FRESNO, Calif. (AP) -- A proposed twin-tunnel water system in the Sacramento-San Joaquin Delta coupled with a massive habitat restoration effort would generate billions of dollars in economic activity for California, according to an economic report released by state water officials on Monday.
Implementation of the Bay Delta Conservation Plan would lead to $4.8 billion to $5.4 billion in economic benefits for California water users.
The tunnels would provide a new avenue for shipping water from the delta south to farms and cities.
The analysis also found that building the tunnels would create thousands of construction jobs and increase recreational opportunities and jobs in the delta. The project would also prevent further water delivery cuts and save about a million agricultural jobs that might otherwise be lost as a result of stricter environmental flow requirements to protect threatened fish.
Critics say the analysis is biased and incomplete, and that the state has exaggerated benefits of water reliability while underestimating negative impacts on the delta.
The tunnels, critics say, would devastate delta agriculture, recreation and fisheries because they would suck more water from the estuary. And because the impacts of habitat restoration on fish are not known, they say the idea that more habitat could save dwindling fish species and create jobs is an assumption that may prove untrue.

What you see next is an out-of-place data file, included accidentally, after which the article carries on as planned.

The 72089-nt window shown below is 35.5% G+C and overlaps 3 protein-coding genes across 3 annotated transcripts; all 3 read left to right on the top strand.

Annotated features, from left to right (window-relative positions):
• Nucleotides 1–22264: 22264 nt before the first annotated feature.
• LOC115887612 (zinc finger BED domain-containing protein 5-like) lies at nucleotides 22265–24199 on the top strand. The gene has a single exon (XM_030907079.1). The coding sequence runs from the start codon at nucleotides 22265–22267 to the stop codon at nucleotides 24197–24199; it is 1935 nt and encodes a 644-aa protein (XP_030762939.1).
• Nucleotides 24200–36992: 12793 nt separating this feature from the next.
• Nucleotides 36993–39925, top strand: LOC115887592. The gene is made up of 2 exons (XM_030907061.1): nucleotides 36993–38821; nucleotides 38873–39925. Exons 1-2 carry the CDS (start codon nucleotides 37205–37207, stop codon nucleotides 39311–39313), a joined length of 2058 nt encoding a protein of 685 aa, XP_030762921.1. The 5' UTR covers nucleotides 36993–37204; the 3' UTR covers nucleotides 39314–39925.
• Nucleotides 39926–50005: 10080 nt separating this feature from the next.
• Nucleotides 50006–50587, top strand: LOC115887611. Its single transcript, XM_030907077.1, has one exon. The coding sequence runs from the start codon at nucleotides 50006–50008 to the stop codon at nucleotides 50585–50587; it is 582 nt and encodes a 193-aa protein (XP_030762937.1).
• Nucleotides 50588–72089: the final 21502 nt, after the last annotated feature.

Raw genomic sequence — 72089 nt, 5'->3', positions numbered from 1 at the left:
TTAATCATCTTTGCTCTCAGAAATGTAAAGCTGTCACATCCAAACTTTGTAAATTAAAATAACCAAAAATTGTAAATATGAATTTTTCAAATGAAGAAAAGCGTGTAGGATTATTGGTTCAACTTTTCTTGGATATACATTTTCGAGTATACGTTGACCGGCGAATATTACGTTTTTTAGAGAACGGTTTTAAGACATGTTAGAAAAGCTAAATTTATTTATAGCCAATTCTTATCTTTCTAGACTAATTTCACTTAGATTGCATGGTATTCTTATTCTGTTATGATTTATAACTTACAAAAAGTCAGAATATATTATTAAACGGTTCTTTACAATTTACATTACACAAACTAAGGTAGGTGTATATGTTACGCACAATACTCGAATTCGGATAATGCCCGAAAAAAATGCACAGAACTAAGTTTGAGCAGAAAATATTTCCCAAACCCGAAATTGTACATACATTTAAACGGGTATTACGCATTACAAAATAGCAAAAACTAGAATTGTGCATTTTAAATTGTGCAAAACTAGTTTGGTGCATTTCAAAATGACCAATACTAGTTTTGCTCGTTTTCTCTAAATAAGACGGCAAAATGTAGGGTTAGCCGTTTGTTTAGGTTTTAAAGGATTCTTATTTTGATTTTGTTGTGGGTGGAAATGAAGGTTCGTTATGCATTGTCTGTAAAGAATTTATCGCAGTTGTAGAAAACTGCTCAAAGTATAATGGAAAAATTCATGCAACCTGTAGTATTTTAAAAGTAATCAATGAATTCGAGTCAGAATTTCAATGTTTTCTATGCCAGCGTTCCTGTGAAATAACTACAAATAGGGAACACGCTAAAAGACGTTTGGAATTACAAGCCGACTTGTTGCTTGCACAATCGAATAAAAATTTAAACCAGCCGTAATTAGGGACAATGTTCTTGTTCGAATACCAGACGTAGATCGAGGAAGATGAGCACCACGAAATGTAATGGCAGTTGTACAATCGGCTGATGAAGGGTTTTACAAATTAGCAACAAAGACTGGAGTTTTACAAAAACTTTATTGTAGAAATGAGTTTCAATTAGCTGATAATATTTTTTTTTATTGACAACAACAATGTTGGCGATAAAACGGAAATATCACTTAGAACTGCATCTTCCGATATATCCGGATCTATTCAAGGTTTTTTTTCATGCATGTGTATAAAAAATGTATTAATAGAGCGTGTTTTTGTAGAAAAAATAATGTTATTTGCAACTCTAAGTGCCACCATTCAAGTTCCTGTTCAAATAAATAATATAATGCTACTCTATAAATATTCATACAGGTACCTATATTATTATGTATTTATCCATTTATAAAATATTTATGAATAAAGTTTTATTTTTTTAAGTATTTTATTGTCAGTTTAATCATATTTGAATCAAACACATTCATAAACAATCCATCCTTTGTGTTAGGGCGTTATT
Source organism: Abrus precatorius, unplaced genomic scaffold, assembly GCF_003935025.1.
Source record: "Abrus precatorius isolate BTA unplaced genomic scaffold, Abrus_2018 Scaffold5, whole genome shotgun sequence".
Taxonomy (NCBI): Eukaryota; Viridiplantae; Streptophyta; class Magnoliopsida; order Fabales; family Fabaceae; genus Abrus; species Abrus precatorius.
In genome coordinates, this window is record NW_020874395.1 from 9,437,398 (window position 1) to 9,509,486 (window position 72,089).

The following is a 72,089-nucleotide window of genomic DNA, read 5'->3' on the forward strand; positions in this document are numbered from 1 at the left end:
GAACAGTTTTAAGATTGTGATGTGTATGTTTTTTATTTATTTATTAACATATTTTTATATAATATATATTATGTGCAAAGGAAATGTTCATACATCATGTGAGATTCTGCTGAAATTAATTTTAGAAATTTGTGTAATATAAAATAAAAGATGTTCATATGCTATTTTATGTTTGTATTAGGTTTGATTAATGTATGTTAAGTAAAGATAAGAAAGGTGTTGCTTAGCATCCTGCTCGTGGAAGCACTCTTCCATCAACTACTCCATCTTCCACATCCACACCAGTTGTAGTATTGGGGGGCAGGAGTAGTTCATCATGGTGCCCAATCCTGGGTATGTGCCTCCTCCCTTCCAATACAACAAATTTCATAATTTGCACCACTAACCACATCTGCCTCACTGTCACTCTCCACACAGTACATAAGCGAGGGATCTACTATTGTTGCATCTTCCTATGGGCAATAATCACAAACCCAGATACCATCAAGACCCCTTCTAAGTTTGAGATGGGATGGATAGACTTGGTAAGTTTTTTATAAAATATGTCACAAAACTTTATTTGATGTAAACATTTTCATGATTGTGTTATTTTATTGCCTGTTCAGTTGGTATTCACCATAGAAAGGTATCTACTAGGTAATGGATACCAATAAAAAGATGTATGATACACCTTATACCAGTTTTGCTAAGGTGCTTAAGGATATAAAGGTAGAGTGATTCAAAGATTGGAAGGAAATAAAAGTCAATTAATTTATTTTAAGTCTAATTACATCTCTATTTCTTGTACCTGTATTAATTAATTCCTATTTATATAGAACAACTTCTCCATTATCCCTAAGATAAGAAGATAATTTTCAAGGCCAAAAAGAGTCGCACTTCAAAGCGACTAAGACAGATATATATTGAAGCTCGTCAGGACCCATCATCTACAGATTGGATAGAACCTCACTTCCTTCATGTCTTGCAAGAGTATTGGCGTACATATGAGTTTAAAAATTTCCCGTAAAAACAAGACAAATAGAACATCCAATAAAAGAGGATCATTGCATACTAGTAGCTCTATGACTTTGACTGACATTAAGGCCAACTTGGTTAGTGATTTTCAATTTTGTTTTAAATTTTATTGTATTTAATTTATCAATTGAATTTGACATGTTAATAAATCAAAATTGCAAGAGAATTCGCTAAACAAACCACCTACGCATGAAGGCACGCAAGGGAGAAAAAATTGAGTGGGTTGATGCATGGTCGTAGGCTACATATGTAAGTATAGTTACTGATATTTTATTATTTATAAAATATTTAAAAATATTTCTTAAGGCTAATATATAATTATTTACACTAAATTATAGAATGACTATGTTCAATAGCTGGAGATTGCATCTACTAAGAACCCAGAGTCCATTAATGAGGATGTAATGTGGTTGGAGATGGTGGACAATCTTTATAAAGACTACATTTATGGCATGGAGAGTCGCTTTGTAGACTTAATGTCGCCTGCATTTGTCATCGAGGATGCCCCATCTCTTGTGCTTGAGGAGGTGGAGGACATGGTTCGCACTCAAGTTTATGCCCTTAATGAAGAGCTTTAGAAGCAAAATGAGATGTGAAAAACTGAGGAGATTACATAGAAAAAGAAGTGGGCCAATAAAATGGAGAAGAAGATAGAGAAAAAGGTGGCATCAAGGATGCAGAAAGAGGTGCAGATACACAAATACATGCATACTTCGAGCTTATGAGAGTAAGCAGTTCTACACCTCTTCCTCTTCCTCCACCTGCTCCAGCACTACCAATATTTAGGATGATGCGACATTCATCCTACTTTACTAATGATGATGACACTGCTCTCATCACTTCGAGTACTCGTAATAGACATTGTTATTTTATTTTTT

Though the study was not able to quantify the tunnels' impacts on commercial fisheries, water officials say those impacts would be positive.
The study also predicts annual decreases in agricultural revenues in the delta region of $1.86 million and an additional $3 billion loss of economic activity over a 50-year period as a result of agricultural land retirement in the delta. Transportation disruptions and delays due to construction of the giant tunnels were estimated to range from $53 million to $79 million.
The economic analysis assumes that without the tunnels, future conditions in the delta will get worse and there will be further water delivery cutbacks. The analysis does not take into account the $4 billion that federal taxpayers would bear to pay for habitat restoration costs.
The total cost of the tunnel-conservation plan is estimated at $25 billion. Water districts would put up more than $17 billion for tunnel construction, operation and mitigation. Another $8 billion for restoring more than 100,000 acres of floodplains and tidal marsh would come from state and federal funds, including state water bonds.
If voters fail to approve the water bonds, critics say, assumed benefits stemming from habitat restoration would not materialize.